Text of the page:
Obesity is not a descriptive factor for oxidative stress and viscosity in follicular fluid of in vitro fertilization patients.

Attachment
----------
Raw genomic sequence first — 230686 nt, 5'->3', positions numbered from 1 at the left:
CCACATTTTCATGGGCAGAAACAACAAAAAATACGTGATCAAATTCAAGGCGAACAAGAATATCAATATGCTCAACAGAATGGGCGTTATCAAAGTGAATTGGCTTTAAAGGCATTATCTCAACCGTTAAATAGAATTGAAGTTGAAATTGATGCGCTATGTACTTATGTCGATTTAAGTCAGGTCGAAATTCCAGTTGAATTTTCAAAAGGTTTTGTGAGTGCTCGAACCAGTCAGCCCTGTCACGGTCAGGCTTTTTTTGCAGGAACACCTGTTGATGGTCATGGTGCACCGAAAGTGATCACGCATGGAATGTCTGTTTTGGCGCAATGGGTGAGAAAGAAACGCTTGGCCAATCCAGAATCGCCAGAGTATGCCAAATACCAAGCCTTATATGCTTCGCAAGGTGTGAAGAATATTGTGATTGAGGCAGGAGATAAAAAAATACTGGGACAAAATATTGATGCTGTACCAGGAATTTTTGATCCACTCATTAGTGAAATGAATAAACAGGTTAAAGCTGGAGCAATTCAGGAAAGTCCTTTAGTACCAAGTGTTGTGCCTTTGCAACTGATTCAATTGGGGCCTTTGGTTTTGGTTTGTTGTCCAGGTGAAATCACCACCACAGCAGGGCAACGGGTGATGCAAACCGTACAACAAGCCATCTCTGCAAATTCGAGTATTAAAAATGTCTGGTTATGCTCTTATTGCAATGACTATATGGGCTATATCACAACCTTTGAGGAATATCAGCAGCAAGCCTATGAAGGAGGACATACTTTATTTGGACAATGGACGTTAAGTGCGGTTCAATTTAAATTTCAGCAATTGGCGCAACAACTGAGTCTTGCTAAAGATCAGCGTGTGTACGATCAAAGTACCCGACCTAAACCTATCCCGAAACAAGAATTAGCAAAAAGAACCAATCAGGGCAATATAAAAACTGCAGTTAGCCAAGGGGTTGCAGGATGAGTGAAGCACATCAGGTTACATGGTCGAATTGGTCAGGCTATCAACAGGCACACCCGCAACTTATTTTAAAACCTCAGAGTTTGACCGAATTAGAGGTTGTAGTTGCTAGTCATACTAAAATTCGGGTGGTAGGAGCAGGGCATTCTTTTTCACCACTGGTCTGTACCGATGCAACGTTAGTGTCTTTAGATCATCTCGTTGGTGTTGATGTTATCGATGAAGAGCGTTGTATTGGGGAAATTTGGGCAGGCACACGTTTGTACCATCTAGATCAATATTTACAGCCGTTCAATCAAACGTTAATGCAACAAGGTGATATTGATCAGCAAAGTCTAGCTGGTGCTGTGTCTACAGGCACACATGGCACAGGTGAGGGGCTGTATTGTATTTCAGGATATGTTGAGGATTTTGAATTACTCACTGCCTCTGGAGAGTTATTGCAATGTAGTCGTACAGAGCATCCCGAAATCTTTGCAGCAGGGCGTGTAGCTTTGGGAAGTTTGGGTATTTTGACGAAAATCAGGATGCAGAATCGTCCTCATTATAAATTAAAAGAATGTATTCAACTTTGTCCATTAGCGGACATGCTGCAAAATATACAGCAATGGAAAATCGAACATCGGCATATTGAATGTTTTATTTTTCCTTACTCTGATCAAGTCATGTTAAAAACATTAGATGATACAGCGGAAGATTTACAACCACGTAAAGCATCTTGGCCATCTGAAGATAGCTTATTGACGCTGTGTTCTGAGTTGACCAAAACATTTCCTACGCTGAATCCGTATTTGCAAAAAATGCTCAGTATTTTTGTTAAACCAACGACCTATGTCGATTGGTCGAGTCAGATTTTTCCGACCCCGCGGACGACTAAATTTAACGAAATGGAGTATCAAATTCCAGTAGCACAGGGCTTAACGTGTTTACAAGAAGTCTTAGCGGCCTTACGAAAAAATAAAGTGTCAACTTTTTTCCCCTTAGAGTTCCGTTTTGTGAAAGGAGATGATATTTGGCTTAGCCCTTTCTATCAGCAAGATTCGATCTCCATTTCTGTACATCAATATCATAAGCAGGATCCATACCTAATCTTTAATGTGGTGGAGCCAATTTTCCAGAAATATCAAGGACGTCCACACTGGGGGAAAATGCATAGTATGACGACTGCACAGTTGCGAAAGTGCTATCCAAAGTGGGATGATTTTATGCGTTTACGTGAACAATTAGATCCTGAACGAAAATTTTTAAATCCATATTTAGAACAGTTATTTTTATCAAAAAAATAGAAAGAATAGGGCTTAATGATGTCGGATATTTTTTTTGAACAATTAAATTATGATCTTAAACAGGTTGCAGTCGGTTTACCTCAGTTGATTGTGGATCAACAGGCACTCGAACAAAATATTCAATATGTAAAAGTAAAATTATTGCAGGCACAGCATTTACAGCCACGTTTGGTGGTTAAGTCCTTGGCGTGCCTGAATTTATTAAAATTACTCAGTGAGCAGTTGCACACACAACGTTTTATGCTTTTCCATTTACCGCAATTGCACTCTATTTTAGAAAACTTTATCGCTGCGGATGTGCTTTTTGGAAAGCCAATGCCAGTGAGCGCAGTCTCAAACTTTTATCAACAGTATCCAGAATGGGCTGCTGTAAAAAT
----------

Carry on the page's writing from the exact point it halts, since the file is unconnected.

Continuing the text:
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Abstract Background Obesity’s impact on micro-environmental oxidative stress and follicular fluid (FF) viscosity and whether or not it has any effect on in vitro fertilization (IVF) success is a matter of debate. Aims In this study, our aim was to evaluate the levels of oxidative stress markers and the FF viscosity in obese and non-obese patients. Methods Eighty norm-responder patients undergoing IVF were prospectively grouped according to their body mass indexes (BMI). Group 1 (n = 40) and group 2 (n = 40) had BMI values of B24.9 and C25.0, respectively. Total sulfhydryl (RSH) levels (nmol/m) and the formation of thiobarbituric acid-reactive substances (malondialdehyde, or MDA) (lmol/ml) in FFs were quantified. For the first time in our study, FF viscosity with changing BMI values was also determined. Results The mean levels of MDA (lmol/ml) and RSH (nmol/ml) were not significantly different between groups (1.37 ± 0.51; 1.51 ± 0.51; p[0.05 for MDA and 0.42 ± 0.30; 0.41 ± 0.20; p[0.05 for RSH, respectively). Similarly, the FF viscosity (centipoise) was not different between groups (1.28 ± 0.28; 1.30 ± 0.19; p\0.05, respectively). Independent of BMI, no correlation was found between FF levels of oxidative markers and the number of oocytes retrieved or the fertilization rates. Conclusions In our study, we found no difference in the levels of follicular oxidative and anti-oxidative markers or the follicular fluid viscosity with changing BMI values. We also demonstrated that the levels of oxidative stress markers and the viscosity of follicular fluid did not affect clinical outcomes. Keywords Follicular fluid Oxidative stress Body mass index Malondialdehyde (MDA) Sulfhydryl group (RSH) Viscosity
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